[sixties-l] Mr Tambourine Man's Indian connection

From: radman (resist@best.com)
Date: Fri May 25 2001 - 15:26:13 EDT

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    Mr Tambourine Man's Indian connection

    By Sumit Bhattacharya

    NOMINATED for the Nobel Prize in Literature, compared
    to Rimbaud and Baudelaire, voice of anti-Vietnam War
    protesters, father of 'folk rock', the enigmatic Bob
    Dylan turns 60 on Thursday, May 24, 2001. From being
    the young prophet who proclaimed Times they
    are-a-changing to a revolutionary figure in rock 'n'
    roll to a recluse shying away from public attention,
    he has influenced a generation to whom his songs sing
    of their hopes, fears, dreams and emotions. And the
    singer-songwriter holds a special place in the hearts
    of Indians too, proof of the universality of his work.

    Sharmadip Basu, a student of JNU who is headed for
    Iowa State University to do his PhD on 'The Sixties
    movement and its impact on the Indian youth' states,
    "We grew up with Dylan's songs. From Mr. Tambourine
    Man to Idiot Wind, I know all his songs by heart."
    Varuni Bhatia, another student, echoes his sentiment.
    "Dylan's music influenced the way we think. When I
    first heard My Back Pages, I felt like he was singing
    my feelings."

    But Dylan's Indian connection goes deeper than just a
    devoted fan following. He has recorded in the past
    with Purna Das Baul, a prominent Bengali folk singer.
    Suman Chattopaddhyay, the Dylan-imitator who spawned a
    whole new genre of Bengali music has even translated
    some of Dylan's songs.

    But it's not just the Bengali 'intellectuals' who have
    embraced Dylan's music. This year, Mumbai is all set
    to celebrate his birth anniversary with a concert
    featuring jingle-giants Louis Banks and Gary Lawyer.
    Word has it that the pop diva Suneeta Rao will sing a
    few Dylan numbers as well!

    The capital, not to be left behind, will have its own
    Dylan anniversary celebrations including a
    strum-a-Dylan-song gig at Greater Kailash, besides a
    host of Dylan nights at restaurants and pubs.

    Shillong, the idyllic little mountain town has been
    having a Dylan birthday concert every year for almost
    a decade now, with Lou Majaw, leader of the erstwhile
    band Great Society being a prominent feature. "It's a
    great experience," quip Orko and Vaishali Basu,
    advertising professional and college lecturer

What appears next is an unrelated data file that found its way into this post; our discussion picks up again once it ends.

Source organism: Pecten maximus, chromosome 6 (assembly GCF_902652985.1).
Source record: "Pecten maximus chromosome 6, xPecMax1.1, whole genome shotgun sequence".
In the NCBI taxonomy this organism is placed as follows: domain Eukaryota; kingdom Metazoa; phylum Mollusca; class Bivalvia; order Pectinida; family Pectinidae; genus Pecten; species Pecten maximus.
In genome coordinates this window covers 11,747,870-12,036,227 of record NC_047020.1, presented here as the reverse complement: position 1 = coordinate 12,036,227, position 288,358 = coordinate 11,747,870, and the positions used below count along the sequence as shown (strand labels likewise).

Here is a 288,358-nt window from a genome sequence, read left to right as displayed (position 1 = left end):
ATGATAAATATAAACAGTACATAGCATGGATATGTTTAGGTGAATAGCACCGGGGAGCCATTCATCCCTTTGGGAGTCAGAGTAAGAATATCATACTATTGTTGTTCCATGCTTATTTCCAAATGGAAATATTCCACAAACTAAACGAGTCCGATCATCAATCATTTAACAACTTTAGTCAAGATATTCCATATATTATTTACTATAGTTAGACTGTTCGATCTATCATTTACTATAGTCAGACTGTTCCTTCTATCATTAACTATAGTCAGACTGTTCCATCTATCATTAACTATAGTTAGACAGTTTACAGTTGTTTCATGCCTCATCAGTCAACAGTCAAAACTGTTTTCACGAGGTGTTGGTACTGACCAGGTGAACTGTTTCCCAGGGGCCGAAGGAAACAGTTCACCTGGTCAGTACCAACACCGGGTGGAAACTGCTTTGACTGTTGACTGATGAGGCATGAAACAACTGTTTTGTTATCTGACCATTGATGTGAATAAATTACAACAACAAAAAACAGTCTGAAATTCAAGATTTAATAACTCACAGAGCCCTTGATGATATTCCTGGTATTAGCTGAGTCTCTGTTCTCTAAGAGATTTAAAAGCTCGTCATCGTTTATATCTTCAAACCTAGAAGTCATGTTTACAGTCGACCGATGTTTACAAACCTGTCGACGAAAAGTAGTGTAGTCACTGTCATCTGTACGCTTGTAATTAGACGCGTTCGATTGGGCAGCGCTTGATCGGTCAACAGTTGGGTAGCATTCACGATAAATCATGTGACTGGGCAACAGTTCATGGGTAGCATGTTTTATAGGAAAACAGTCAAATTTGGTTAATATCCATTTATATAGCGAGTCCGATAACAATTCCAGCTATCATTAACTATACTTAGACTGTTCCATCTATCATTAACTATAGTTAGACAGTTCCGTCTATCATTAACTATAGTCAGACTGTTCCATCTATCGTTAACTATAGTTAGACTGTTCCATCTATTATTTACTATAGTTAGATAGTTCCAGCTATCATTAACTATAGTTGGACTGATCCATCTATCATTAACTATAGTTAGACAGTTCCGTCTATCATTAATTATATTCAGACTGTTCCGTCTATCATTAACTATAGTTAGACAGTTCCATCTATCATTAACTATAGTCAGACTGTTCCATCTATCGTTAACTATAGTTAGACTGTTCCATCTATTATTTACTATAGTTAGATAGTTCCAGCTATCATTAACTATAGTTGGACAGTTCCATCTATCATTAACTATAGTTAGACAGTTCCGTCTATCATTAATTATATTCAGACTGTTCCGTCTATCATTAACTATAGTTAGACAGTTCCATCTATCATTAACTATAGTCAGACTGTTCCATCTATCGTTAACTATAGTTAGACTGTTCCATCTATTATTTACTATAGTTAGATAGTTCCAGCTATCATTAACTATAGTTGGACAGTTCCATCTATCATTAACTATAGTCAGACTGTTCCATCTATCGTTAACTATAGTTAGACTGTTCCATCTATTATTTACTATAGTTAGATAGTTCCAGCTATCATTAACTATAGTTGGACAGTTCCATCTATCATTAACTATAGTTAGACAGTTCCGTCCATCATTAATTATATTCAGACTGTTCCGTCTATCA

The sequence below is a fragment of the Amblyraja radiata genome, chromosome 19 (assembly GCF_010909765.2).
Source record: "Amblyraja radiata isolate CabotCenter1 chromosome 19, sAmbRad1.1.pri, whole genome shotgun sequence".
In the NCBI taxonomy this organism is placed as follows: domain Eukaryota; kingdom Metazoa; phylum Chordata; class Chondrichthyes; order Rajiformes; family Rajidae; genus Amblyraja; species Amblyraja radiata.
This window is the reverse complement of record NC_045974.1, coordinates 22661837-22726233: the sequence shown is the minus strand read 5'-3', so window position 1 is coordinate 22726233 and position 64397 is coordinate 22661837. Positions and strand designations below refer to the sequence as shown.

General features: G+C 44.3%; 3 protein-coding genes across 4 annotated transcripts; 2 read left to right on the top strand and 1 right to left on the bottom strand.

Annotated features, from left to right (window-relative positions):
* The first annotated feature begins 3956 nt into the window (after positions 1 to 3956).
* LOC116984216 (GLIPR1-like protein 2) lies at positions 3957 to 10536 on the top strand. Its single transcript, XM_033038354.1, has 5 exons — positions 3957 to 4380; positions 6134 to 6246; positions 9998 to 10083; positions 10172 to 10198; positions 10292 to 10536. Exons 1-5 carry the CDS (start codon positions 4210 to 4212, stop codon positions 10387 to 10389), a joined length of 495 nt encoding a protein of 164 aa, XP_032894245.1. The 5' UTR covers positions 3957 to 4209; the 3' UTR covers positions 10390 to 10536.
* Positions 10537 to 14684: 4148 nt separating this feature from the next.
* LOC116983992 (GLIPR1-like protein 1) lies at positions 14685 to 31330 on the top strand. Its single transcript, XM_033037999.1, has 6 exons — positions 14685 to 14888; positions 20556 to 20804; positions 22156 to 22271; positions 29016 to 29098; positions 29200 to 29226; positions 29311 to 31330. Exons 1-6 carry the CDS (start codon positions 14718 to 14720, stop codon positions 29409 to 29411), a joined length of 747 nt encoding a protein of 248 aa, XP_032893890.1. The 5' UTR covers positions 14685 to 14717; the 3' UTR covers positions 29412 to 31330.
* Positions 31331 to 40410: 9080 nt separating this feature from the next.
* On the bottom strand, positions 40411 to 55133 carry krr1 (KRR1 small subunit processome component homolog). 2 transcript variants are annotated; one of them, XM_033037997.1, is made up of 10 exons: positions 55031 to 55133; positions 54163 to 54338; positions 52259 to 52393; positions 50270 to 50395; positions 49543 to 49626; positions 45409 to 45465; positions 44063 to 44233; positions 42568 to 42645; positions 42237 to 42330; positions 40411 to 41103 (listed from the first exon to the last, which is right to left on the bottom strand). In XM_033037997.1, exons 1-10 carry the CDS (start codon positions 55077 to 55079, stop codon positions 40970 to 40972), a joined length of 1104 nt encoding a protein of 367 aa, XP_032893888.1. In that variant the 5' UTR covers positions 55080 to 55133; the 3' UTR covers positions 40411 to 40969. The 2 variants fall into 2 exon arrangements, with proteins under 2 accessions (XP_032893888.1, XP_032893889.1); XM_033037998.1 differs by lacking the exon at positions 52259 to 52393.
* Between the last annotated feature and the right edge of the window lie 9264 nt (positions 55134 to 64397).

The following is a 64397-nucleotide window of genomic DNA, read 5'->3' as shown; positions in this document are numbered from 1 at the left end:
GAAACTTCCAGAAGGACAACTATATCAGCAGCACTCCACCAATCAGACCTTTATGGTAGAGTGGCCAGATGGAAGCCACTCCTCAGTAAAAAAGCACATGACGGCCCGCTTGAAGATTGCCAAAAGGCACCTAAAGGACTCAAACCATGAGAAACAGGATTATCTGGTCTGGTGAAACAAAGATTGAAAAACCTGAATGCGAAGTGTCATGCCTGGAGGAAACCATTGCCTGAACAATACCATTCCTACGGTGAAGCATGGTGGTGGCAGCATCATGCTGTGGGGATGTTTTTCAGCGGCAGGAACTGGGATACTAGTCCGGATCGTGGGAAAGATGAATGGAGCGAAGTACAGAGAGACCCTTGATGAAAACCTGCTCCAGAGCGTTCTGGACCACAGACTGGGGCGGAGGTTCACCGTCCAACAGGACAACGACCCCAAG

respectively. The recently married couple are
    Shillong-bound to sing along to Bobbie's immortal

    Dylan, born Robert Allen Zimmerman, burst on to the
    New York music scene with a trademark nasal voice,
    harsh harmonica stabs and ever-strumming guitar. He
    became the spearhead of the 'protest' singers and
    predecessor to Woodie Guthrie, his own idol.

    How many seas must the white dove sail, before she
    sleeps in the sand? The answer my friend is blowing in
    the wind. and A hard rain's gonna fall - sang a
    generation disillusioned with war and the American
    dream. At the peak of his near idol status as a
    protest singer, Dylan was already breaking new ground.
    Shattering his image as a gently strumming protest
    singer, he performed at the Newport Folk Festival with
    a full electric band, shocking folk music puritans.
    But then, Bobbie Dylan was never one to let the boos
    and the jeers of the crowd deter his own creative
    juices, and he went on to become the pioneer of 'folk
    rock', influencing all major artistes of his time,
    including Eric Clapton, Jimi Hendrix and the Beatles,
    to name just a few.

    With his words still making people think, artistes
    still covering his tunes, scholars still studying his
    lyrics and people still buying his records, Dylan
    spends a quiet life these days. Occasionally bringing
    out albums, touring with his band and making cameo
    appearances in award ceremonies, his wit and cynicism
    still evinced in trademark caustic remarks. While
    receiving the Grammy for lifetime achievement, he
    said, "When I was young, my father said..." (pause)...
    "well he said a lot of things."

    Strum on Mr. Tambourine Man, and we Indians will
    surely 'come following you'.

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